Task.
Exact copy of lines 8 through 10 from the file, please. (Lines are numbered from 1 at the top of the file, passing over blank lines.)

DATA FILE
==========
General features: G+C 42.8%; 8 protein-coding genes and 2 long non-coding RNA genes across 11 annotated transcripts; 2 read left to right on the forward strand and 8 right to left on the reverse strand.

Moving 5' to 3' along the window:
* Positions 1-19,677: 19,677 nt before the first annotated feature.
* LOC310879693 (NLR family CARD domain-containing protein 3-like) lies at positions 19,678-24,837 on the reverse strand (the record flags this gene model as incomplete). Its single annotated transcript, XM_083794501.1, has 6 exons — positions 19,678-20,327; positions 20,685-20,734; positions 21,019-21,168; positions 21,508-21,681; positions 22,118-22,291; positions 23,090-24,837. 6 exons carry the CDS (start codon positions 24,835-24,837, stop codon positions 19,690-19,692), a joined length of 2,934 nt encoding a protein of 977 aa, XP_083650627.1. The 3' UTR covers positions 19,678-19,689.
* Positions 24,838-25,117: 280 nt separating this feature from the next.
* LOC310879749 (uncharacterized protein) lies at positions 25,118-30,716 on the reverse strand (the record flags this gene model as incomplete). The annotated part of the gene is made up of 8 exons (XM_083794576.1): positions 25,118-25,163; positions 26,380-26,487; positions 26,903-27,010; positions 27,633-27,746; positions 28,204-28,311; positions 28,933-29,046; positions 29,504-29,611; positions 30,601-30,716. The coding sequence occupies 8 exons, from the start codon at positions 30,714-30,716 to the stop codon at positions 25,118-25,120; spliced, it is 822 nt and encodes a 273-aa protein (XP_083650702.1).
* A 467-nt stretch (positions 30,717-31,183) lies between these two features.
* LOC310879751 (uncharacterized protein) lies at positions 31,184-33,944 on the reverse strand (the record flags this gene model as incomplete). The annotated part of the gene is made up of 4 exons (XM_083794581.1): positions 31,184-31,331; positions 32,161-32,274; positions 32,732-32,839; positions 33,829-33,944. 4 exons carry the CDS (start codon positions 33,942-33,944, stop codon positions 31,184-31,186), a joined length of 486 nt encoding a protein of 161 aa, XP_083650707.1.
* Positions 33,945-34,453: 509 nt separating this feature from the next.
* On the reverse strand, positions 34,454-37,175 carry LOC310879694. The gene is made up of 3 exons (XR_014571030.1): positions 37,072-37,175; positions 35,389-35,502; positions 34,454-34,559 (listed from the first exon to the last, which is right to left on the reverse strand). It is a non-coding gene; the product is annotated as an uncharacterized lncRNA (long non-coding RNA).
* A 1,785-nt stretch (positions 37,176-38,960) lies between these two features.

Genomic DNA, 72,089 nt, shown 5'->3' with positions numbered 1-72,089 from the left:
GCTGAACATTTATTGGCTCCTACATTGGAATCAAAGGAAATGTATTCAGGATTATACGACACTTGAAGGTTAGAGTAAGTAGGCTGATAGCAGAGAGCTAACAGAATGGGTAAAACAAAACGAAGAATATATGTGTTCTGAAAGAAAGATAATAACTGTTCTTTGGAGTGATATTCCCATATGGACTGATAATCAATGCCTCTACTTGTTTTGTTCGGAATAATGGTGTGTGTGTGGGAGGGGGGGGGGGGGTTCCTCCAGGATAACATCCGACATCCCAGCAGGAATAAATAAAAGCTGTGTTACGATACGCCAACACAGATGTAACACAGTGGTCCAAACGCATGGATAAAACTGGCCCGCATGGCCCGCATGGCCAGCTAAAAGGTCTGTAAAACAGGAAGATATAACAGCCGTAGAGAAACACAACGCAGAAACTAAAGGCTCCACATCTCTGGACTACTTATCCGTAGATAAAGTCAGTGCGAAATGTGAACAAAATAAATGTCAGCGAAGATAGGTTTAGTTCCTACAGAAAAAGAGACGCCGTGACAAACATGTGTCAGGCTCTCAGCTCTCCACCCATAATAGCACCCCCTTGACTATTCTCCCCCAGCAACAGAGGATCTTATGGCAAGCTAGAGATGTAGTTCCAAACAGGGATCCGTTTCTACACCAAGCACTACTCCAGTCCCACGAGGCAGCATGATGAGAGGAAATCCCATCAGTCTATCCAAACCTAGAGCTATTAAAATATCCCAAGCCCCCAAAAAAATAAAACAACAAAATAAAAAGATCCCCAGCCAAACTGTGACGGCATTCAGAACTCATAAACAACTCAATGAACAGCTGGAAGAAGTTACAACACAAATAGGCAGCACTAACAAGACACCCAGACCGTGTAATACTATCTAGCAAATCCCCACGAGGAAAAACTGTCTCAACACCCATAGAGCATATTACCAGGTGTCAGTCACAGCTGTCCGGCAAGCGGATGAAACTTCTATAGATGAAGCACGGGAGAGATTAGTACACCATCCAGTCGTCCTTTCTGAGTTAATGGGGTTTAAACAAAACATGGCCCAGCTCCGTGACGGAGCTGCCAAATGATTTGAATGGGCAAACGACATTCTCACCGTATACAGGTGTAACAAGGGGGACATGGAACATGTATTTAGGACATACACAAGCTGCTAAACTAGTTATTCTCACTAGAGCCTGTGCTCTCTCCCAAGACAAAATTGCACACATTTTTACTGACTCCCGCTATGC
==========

* LOC310879751 (uncharacterized protein) lies at positions 31,184-33,944 on the reverse strand (the record flags this gene model as incomplete). The annotated part of the gene is made up of 4 exons (XM_083794581.1): positions 31,184-31,331; positions 32,161-32,274; positions 32,732-32,839; positions 33,829-33,944. 4 exons carry the CDS (start codon positions 33,942-33,944, stop codon positions 31,184-31,186), a joined length of 486 nt encoding a protein of 161 aa, XP_083650707.1.
* Positions 33,945-34,453: 509 nt separating this feature from the next.
* On the reverse strand, positions 34,454-37,175 carry LOC310879694. The gene is made up of 3 exons (XR_014571030.1): positions 37,072-37,175; positions 35,389-35,502; positions 34,454-34,559 (listed from the first exon to the last, which is right to left on the reverse strand). It is a non-coding gene; the product is annotated as an uncharacterized lncRNA (long non-coding RNA).